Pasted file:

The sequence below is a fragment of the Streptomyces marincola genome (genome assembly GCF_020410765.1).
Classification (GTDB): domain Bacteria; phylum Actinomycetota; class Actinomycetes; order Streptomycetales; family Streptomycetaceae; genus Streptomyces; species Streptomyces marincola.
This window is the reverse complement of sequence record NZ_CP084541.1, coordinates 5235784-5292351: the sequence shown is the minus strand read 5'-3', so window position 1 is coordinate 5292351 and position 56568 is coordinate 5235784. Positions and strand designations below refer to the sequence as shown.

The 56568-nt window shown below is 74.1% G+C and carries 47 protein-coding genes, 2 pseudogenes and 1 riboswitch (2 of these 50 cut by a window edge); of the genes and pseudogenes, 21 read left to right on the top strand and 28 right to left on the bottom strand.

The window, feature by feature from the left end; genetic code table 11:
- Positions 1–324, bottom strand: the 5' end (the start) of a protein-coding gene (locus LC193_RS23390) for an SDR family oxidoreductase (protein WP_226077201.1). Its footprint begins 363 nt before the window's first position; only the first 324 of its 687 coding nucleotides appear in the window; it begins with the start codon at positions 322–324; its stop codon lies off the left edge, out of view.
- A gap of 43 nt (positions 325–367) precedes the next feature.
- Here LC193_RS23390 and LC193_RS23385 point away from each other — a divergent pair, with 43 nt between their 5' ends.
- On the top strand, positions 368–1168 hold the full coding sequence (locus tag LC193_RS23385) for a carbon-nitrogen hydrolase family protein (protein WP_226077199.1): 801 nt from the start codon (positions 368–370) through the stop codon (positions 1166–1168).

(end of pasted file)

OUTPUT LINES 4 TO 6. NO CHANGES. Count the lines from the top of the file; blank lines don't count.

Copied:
The 56568-nt window shown below is 74.1% G+C and carries 47 protein-coding genes, 2 pseudogenes and 1 riboswitch (2 of these 50 cut by a window edge); of the genes and pseudogenes, 21 read left to right on the top strand and 28 right to left on the bottom strand.

The window, feature by feature from the left end; genetic code table 11:
- Positions 1–324, bottom strand: the 5' end (the start) of a protein-coding gene (locus LC193_RS23390) for an SDR family oxidoreductase (protein WP_226077201.1). Its footprint begins 363 nt before the window's first position; only the first 324 of its 687 coding nucleotides appear in the window; it begins with the start codon at positions 322–324; its stop codon lies off the left edge, out of view.